Dvorak Thinkpad

In my quest for complete Dvorak immersion, I attempted to rearrange the keys on my Thinkpad T30 last night, the last refuge of QWERTY in my life. I was popping some of the keys off, when I noticed that IBM did something peculiar with the key mechanism. Its similar to a miniature scissor lift in its design and allows the key cap to snap on in only one direction. I didn’t expect that to be a problem until I noticed that some of the mechanisms are rotated 180 degrees from the others, making it impossible to fit many of the keys onto the Dvorak location. I have no idea why IBM did this to their keys and I am very disappointed to say the least. I could glue the key caps in the Dvorak location, but I don’t want something so permanent. I don’t think I really want stickers on the keys either, so I might just have to get used to using both layouts. Perhaps IBM/Lenovo fixed this giving me an excuse to buy a new laptop…

Dvorak Keyboard

I noticed the other day that my life was far too easy and that life was simply too much fun. To this end, I accepted a challenge from a friend that has shown me levels of frustration that I never imagined possible. I’m speaking, of course, of switching to the Dvorak keyboard layout. Although taken as a challenge, the level of difficulty is much greater than I expected. It feels like the keys are constantly moving about the keyboard making it impossible to hit the intended keys. I’m getting a little better at it than when I first started a few days ago, but I have a feeling that it will take months to get back to a normal typing speed. My goal is total immersion into the Dvorak layout, so I have rearranged my work and home keyboards, leaving my Thinkpad the only unmodified keyboard that I use. I want to rearrange those keys as well, but the laptop keys aren’t exactly the easiest things to take on and off.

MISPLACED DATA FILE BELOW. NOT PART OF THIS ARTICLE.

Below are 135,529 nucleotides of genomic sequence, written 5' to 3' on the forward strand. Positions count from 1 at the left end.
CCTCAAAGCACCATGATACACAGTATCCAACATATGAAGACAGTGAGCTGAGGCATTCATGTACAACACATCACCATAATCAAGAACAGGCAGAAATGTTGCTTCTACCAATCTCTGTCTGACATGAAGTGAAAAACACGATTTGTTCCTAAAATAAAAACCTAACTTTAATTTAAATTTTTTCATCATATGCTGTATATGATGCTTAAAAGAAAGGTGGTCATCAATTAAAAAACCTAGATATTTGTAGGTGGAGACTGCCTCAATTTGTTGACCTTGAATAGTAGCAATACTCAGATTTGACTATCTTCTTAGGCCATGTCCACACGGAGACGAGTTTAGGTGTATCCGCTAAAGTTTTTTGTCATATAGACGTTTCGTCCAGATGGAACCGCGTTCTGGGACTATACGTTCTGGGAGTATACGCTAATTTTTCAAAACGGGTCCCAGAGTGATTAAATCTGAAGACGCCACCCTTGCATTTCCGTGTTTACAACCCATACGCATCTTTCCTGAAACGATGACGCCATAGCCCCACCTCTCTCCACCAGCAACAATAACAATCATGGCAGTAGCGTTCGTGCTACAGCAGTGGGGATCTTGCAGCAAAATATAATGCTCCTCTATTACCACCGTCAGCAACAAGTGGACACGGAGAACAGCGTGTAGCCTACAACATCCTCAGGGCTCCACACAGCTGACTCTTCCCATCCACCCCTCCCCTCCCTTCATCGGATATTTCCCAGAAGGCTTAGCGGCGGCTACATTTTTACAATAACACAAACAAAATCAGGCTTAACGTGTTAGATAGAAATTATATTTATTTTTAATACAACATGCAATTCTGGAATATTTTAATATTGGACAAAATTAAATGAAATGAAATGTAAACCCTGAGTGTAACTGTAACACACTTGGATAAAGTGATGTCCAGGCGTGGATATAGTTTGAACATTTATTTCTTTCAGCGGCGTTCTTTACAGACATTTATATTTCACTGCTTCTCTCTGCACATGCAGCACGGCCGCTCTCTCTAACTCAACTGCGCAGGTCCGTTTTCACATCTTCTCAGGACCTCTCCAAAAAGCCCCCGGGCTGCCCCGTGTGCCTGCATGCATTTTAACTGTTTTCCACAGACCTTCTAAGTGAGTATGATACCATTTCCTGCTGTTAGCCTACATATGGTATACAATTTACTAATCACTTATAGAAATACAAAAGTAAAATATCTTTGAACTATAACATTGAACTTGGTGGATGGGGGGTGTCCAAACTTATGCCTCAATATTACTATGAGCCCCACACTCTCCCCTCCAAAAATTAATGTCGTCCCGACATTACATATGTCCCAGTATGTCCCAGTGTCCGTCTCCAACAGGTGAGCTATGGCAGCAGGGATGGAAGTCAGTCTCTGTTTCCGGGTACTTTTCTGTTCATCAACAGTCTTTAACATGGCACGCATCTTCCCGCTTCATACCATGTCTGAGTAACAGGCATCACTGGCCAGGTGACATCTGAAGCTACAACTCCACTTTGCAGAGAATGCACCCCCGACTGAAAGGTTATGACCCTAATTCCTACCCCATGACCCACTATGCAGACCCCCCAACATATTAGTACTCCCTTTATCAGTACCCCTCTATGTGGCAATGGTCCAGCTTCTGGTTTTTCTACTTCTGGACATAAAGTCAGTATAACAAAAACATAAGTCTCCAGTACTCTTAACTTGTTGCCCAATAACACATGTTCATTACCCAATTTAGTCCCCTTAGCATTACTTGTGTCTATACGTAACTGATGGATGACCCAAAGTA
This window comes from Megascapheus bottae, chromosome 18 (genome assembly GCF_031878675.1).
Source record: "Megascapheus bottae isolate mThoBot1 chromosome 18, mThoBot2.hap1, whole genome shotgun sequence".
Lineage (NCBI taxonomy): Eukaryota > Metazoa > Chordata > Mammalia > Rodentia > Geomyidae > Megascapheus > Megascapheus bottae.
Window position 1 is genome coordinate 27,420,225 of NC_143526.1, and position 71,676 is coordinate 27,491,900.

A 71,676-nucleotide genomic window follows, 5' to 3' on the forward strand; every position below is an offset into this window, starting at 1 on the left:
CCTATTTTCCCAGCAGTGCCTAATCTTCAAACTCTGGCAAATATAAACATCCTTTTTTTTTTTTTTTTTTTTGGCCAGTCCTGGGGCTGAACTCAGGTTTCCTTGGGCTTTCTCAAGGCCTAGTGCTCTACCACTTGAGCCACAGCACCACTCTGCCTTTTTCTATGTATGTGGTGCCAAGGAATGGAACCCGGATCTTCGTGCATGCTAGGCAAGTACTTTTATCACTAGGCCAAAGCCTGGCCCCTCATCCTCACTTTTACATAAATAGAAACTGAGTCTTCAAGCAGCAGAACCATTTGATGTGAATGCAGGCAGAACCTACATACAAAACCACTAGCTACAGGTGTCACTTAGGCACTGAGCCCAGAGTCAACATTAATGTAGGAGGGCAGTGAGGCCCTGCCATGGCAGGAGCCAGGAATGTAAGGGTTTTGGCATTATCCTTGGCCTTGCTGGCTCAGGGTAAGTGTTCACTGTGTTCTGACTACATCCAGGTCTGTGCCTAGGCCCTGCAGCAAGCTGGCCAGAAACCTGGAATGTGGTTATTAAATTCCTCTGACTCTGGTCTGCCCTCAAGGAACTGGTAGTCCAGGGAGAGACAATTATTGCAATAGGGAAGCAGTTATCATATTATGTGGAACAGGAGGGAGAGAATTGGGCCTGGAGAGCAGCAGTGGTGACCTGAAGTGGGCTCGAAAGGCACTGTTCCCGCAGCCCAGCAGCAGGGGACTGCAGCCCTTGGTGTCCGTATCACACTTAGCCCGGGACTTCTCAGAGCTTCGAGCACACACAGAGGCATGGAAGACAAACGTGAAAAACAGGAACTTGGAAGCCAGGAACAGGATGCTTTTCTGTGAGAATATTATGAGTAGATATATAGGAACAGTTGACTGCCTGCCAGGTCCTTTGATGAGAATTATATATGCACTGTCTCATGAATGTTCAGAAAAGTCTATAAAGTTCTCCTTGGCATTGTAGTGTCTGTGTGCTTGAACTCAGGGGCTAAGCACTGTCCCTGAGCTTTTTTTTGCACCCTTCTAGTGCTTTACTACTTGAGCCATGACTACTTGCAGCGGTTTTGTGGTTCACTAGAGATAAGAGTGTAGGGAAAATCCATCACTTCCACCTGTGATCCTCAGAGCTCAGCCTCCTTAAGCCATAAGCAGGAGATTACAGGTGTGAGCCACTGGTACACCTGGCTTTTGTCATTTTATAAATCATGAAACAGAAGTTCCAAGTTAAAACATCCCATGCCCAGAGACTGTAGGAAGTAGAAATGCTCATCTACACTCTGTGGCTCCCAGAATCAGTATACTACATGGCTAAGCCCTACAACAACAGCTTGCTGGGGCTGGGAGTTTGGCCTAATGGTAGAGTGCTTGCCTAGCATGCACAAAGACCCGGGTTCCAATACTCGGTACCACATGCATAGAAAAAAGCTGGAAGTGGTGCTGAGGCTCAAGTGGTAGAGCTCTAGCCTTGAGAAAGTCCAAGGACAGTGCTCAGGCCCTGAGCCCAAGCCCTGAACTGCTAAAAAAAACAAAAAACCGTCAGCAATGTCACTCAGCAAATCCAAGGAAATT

Well, now that I want to throw my Model M keyboard out the window from writing this, I think its time to get off the computer.